Functions of claudin-7 in human lung cancer

ECU Author/Contributor (non-ECU co-authors, if there are any, appear on document)
Zhe Lu (Creator)
East Carolina University (ECU )
Web Site:
Yan-Hua Chen

Abstract: Lung cancer is the second most common cancer and the most common cause of cancer-related death in both men and women in the United States with a very poor overall 5-year survival rate. Nearly 95% of the lung cancer originates from the epithelial cells of bronchial or bronchioles. Tight junctions are the most apical component of the junctional complex providing one form of cell-cell adhesion in epithelial cells and playing a critical role in regulating paracellular barrier permeability. Claudins are the major structural and functional components of tight junctions; overexpression or downregulation of certain claudins is frequently observed in epithelial-derived cancers. However molecular mechanisms by which claudins affect tumorigenesis remain largely unknown.  We hypothesize that claudin-7 may act as a tumor suppressor in human lung cancers. In this study we found that claudin-7 was normally expressed in bronchial epithelial cells of human lungs but was either downregulated or disrupted in its distribution pattern in lung cancer. We also found that claudin-7 is a unique protein in that it is not only localized at the apical tight junctions but also has a strong expression at the basolateral membrane both in vivo and in vitro. To investigate functions of claudin-7 in lung cancer cells we transfected claudin-7 cDNA into NCI-H1299 a human lung carcinoma cell line that has no detectable claudin-7 expression. We found that claudin-7 expressing cells showed reduced migration and invasion ability under hepatocyte growth factor treatment when compared to the control cells. These effects were mediated through the ERK/MAPK signaling pathway. We also suppressed claudin-7 expression by lentivirus shRNA technology in a human lung adenocarcinoma cell line HCC827 that has high claudin-7 expression. Our study showed that claudin-7 knockdown cells displayed higher cell proliferation rate accelerated cell cycle progression and disrupted cell attachment through integrin beta1. The cell adhesion defect can be rescued by transfecting integrin beta1 into claudin-7 knockdown cells. Transfecting claudin-7 back to knockdown cells slowed cell proliferation upregulated the integrin beta1 expression level and rescued the cell attachment defect. Overall our current study highlights a novel function of claudin-7 in regulating cell migration cell invasion cell proliferation and maintaining cell adhesion in human lung cancer cells.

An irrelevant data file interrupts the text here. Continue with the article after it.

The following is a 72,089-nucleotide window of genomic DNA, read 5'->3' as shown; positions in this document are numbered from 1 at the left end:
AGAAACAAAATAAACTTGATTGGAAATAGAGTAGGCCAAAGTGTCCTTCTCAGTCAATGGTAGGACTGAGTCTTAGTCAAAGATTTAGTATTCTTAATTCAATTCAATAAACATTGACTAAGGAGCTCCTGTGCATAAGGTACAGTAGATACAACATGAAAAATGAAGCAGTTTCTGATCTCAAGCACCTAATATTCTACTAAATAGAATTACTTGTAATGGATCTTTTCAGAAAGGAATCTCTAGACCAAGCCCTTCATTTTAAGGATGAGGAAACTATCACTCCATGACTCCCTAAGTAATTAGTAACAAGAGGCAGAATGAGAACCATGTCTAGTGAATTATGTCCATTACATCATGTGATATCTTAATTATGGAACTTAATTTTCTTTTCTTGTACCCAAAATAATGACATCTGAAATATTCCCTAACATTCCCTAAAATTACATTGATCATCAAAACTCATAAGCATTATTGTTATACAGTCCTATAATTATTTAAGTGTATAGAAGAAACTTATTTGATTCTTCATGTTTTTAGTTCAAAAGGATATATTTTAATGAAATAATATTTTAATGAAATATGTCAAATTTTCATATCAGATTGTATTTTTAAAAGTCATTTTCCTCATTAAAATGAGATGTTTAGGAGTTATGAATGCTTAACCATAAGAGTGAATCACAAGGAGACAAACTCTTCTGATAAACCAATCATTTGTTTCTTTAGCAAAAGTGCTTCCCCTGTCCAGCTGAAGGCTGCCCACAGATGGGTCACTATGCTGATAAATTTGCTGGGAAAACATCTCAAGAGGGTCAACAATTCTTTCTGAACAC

Additional Information

Date: 2012
Oncology, Cell Invasion, Cell Migration, Claudin-7, Integrins, Lungs--Cancer, Tight Junctions

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